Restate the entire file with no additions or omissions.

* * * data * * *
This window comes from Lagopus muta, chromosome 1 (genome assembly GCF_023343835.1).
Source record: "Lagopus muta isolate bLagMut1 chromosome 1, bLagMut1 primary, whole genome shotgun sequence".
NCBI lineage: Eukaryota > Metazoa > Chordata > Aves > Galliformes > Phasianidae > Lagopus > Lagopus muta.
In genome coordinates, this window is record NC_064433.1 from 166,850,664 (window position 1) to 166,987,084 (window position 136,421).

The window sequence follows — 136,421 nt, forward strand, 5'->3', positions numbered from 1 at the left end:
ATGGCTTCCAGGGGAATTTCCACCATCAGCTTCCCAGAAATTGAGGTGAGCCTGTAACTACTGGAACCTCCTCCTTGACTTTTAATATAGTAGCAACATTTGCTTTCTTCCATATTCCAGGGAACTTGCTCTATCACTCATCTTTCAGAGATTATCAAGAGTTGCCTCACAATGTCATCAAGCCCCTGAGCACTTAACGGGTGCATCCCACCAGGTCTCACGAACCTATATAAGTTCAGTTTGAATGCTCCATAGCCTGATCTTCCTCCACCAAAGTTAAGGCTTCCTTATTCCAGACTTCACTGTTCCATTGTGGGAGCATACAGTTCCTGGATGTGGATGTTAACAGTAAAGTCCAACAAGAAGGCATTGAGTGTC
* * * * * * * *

This window comes from Lagopus muta, chromosome 1 (genome assembly GCF_023343835.1).
Source record: "Lagopus muta isolate bLagMut1 chromosome 1, bLagMut1 primary, whole genome shotgun sequence".
NCBI lineage: Eukaryota > Metazoa > Chordata > Aves > Galliformes > Phasianidae > Lagopus > Lagopus muta.
In genome coordinates, this window is record NC_064433.1 from 166,850,664 (window position 1) to 166,987,084 (window position 136,421).

The window sequence follows — 136,421 nt, forward strand, 5'->3', positions numbered from 1 at the left end:
ATGGCTTCCAGGGGAATTTCCACCATCAGCTTCCCAGAAATTGAGGTGAGCCTGTAACTACTGGAACCTCCTCCTTGACTTTTAATATAGTAGCAACATTTGCTTTCTTCCATATTCCAGGGAACTTGCTCTATCACTCATCTTTCAGAGATTATCAAGAGTTGCCTCACAATGTCATCAAGCCCCTGAGCACTTAACGGGTGCATCCCACCAGGTCTCACGAACCTATATAAGTTCAGTTTGAATGCTCCATAGCCTGATCTTCCTCCACCAAAGTTAAGGCTTCCTTATTCCAGACTTCACTGTTCCATTGTGGGAGCATACAGTTCCTGGATGTGGATGTTAACAGTAAAGTCCAACAAGAAGGCATTGAGTGTC